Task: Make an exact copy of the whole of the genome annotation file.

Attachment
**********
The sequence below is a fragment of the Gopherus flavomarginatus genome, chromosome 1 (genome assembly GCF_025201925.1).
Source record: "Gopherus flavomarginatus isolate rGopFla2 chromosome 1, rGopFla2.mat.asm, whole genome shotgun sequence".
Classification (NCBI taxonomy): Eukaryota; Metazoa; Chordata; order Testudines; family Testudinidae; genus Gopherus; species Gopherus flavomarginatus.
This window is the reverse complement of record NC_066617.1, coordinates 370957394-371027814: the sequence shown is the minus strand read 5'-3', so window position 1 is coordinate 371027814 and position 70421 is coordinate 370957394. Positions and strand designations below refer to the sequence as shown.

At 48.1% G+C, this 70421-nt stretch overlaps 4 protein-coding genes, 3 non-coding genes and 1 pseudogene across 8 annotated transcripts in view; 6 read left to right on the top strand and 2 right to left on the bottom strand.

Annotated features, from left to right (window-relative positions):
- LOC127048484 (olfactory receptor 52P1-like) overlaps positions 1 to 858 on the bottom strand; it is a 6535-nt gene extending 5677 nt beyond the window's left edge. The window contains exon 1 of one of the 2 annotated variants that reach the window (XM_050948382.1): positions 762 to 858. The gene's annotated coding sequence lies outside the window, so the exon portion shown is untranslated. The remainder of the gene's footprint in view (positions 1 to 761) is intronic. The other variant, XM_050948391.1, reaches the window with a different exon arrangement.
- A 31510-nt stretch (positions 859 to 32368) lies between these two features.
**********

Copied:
The sequence below is a fragment of the Gopherus flavomarginatus genome, chromosome 1 (genome assembly GCF_025201925.1).
Source record: "Gopherus flavomarginatus isolate rGopFla2 chromosome 1, rGopFla2.mat.asm, whole genome shotgun sequence".
Classification (NCBI taxonomy): Eukaryota; Metazoa; Chordata; order Testudines; family Testudinidae; genus Gopherus; species Gopherus flavomarginatus.
This window is the reverse complement of record NC_066617.1, coordinates 370957394-371027814: the sequence shown is the minus strand read 5'-3', so window position 1 is coordinate 371027814 and position 70421 is coordinate 370957394. Positions and strand designations below refer to the sequence as shown.

At 48.1% G+C, this 70421-nt stretch overlaps 4 protein-coding genes, 3 non-coding genes and 1 pseudogene across 8 annotated transcripts in view; 6 read left to right on the top strand and 2 right to left on the bottom strand.

Annotated features, from left to right (window-relative positions):
- LOC127048484 (olfactory receptor 52P1-like) overlaps positions 1 to 858 on the bottom strand; it is a 6535-nt gene extending 5677 nt beyond the window's left edge. The window contains exon 1 of one of the 2 annotated variants that reach the window (XM_050948382.1): positions 762 to 858. The gene's annotated coding sequence lies outside the window, so the exon portion shown is untranslated. The remainder of the gene's footprint in view (positions 1 to 761) is intronic. The other variant, XM_050948391.1, reaches the window with a different exon arrangement.
- A 31510-nt stretch (positions 859 to 32368) lies between these two features.